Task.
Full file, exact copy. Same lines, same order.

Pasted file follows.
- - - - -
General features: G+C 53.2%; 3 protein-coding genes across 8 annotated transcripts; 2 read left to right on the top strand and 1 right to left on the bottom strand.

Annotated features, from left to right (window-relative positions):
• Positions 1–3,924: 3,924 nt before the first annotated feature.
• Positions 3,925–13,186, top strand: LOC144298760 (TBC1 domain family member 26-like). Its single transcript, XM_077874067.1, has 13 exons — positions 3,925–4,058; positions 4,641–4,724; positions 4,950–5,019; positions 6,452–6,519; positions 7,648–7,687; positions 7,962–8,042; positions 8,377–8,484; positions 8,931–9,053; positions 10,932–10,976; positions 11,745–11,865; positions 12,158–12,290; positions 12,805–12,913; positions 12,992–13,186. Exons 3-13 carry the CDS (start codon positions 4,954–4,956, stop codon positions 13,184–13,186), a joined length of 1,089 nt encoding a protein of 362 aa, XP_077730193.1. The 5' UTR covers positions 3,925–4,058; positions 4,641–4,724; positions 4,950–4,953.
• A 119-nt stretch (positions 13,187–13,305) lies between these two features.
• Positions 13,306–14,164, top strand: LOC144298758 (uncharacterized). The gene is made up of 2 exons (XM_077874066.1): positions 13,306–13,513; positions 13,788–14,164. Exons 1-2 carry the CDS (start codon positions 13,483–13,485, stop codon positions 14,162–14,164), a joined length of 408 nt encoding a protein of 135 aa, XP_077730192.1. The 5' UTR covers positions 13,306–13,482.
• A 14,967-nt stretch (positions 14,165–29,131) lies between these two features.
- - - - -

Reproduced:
General features: G+C 53.2%; 3 protein-coding genes across 8 annotated transcripts; 2 read left to right on the top strand and 1 right to left on the bottom strand.

Annotated features, from left to right (window-relative positions):
• Positions 1–3,924: 3,924 nt before the first annotated feature.
• Positions 3,925–13,186, top strand: LOC144298760 (TBC1 domain family member 26-like). Its single transcript, XM_077874067.1, has 13 exons — positions 3,925–4,058; positions 4,641–4,724; positions 4,950–5,019; positions 6,452–6,519; positions 7,648–7,687; positions 7,962–8,042; positions 8,377–8,484; positions 8,931–9,053; positions 10,932–10,976; positions 11,745–11,865; positions 12,158–12,290; positions 12,805–12,913; positions 12,992–13,186. Exons 3-13 carry the CDS (start codon positions 4,954–4,956, stop codon positions 13,184–13,186), a joined length of 1,089 nt encoding a protein of 362 aa, XP_077730193.1. The 5' UTR covers positions 3,925–4,058; positions 4,641–4,724; positions 4,950–4,953.
• A 119-nt stretch (positions 13,187–13,305) lies between these two features.
• Positions 13,306–14,164, top strand: LOC144298758 (uncharacterized). The gene is made up of 2 exons (XM_077874066.1): positions 13,306–13,513; positions 13,788–14,164. Exons 1-2 carry the CDS (start codon positions 13,483–13,485, stop codon positions 14,162–14,164), a joined length of 408 nt encoding a protein of 135 aa, XP_077730192.1. The 5' UTR covers positions 13,306–13,482.
• A 14,967-nt stretch (positions 14,165–29,131) lies between these two features.